By Nicole Winfield – The Associated Press
Documents had been ‘manipulated’ for political purposes by colonial powers, said Vatican
The Vatican on Thursday formally repudiated the Doctrine of Discovery, the theories backed by 15th-century papal bulls that legitimized the colonial-era seizure of Indigenous lands and form the basis of some property law today.
A Vatican statement said the 15th-century papal bulls, or decrees, “did not adequately reflect the equal dignity and rights of Indigenous peoples” and have never been considered expressions of the Catholic faith.
It said the documents had been “manipulated” for political purposes by colonial powers “to justify immoral acts against Indigenous peoples that were carried out, at times, without opposition from ecclesial authorities.”
The statement, from the Vatican’s development and education offices, said it was right to “recognize these errors,” acknowledge the terrible effects of colonial-era assimilation policies on Indigenous peoples and ask for their forgiveness.
The statement was a response to decades of demands from Indigenous people for the Vatican to formally rescind the papal bulls that provided the Portuguese and Spanish kingdoms the religious backing to expand their territories in Africa and the Americas for the sake of spreading Christianity.
Those decrees underpin the Doctrine of Discovery, a legal concept coined in an 1823 U.S. Supreme Court decision that has come to be understood as meaning that ownership and sovereignty over land passed to Europeans because they “discovered” it.
It was cited as recently as a 2005 U.S. Supreme Court decision involving the Oneida Indian Nation written by the late Justice Ruth Bader Ginsburg.
During Pope Francis’s 2022 visit to Canada, during which he apologized to Indigenous peoples for the residential school system that forcibly removed Indigenous children from their homes, he was met with demands for a formal repudiation of the papal bulls.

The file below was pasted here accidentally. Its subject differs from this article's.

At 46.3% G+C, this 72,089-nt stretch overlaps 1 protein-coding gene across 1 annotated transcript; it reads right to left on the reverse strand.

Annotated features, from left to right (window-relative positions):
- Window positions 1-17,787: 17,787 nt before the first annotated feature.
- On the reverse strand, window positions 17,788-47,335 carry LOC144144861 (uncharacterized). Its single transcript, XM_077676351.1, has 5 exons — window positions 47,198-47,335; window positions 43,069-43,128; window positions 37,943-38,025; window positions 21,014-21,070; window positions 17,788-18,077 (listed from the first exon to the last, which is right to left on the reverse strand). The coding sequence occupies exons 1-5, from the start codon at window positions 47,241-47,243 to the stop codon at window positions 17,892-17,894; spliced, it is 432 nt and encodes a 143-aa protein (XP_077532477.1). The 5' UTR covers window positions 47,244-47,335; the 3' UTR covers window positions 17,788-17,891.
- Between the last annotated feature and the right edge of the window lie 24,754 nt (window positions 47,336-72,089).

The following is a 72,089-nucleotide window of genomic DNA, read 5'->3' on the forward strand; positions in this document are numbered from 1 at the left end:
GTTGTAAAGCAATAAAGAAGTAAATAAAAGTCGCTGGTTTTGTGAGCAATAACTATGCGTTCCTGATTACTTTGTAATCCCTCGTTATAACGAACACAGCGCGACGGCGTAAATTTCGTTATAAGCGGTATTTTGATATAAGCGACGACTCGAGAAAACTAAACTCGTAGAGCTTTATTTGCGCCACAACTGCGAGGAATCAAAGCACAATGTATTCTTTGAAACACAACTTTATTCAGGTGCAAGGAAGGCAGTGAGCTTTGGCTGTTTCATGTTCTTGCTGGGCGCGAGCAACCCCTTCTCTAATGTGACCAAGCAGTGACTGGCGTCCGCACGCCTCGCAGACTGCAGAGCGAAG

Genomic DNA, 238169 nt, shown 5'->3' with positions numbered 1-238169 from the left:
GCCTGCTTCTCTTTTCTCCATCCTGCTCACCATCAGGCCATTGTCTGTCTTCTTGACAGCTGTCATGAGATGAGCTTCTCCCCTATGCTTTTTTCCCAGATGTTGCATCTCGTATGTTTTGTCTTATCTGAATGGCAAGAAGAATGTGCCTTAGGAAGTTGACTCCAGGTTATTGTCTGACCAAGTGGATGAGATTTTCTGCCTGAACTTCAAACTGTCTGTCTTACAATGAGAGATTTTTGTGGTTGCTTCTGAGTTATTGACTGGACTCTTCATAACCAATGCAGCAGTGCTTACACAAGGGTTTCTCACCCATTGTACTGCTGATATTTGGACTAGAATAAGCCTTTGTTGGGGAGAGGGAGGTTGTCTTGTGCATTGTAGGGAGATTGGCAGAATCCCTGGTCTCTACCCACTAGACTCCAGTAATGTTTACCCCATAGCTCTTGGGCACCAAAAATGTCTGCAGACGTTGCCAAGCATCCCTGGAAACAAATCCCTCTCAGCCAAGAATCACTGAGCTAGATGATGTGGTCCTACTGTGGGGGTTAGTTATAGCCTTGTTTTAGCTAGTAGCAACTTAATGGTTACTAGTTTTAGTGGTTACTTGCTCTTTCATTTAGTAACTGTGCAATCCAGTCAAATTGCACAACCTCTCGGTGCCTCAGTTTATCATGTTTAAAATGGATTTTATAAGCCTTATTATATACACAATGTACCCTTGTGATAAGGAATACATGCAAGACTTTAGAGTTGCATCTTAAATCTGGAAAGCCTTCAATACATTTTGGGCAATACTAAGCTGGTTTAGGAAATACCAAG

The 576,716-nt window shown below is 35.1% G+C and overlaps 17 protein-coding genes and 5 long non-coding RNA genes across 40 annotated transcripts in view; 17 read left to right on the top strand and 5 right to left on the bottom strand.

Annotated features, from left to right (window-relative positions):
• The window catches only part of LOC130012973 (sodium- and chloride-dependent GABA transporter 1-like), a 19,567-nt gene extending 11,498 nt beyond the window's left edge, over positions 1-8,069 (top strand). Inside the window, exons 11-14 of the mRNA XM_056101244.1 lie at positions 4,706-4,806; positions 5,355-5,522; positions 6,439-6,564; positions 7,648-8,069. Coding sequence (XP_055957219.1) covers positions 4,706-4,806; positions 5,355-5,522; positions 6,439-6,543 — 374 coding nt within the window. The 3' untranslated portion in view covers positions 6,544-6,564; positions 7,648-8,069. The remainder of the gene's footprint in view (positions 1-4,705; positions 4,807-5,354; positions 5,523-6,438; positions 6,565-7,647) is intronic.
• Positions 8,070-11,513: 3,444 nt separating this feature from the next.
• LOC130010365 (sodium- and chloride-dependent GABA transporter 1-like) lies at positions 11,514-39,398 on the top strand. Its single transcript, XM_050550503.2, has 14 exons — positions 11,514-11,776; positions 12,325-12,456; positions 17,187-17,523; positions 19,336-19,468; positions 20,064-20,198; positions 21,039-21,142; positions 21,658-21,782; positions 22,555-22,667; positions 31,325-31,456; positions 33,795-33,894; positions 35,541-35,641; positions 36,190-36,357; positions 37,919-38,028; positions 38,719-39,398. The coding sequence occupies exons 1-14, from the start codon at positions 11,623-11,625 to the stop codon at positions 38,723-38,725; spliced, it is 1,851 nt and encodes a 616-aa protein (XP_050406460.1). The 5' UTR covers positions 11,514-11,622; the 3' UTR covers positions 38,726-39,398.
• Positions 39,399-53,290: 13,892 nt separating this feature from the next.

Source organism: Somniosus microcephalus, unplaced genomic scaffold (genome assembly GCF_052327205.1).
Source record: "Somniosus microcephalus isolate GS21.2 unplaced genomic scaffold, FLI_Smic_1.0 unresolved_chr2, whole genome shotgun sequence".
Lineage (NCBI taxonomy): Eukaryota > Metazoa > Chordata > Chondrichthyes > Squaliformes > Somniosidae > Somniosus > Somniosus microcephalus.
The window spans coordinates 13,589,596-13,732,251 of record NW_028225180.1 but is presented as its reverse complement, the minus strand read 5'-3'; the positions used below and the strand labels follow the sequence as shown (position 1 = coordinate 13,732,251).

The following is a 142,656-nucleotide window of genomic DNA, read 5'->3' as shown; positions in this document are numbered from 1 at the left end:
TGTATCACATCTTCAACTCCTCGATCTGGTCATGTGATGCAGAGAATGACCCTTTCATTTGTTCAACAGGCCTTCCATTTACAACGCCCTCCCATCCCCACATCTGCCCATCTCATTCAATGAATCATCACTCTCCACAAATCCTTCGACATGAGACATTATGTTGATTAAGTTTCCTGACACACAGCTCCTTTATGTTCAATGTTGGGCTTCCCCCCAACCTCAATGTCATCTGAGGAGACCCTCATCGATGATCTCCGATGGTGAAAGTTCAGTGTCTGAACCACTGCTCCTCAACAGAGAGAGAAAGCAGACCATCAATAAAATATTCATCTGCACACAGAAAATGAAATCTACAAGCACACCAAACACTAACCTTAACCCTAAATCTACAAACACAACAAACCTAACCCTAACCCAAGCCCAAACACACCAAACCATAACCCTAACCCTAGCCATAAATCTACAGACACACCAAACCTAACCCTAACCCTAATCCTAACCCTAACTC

Two Indigenous women unfurled a banner at the altar of the National Shrine of Sainte-Anne-de-Beaupré on July 29 that read, “Rescind the Doctrine,” in bright red and black letters. The protesters were escorted away and the Mass proceeded without incident, though the women later marched the banner out of the basilica and draped it on the railing.
In the statement, the Vatican said: “In no uncertain terms, the Church’s magisterium upholds the respect due to every human being. The Catholic Church therefore repudiates those concepts that fail to recognize the inherent human rights of Indigenous peoples, including what has become known as the legal and political ‘Doctrine of Discovery.'”
Seen as mostly symbolic
Ghislain Picard, a longtime Innu leader and the chief of the Assembly of First Nations for Quebec and Labrador, said the news was a welcome development.
“Many of those pioneers and those who were involved in that work in the last 25 years must be applauding this development,” he said.
But Picard says the move is mostly symbolic and it’s to be seen if it will affect policy in Canada.
“The Vatican seems to be washing its hands of its role in the whole colonization of our lands and to me it would be so simple to just accept the fact that they played a role,” he said.
“Reconciliation is a buzzword. But how it impacts current policy is really what’s at stake here.”
Phil Fontaine, a former national chief of the Assembly of First Nations in Canada, who was part of a delegation that met with Francis at the Vatican before his Canadian trip and then accompanied him throughout, said the statement was “wonderful,” resolved an outstanding issue and now puts the matter to civil authorities to revise property laws that cite the doctrine.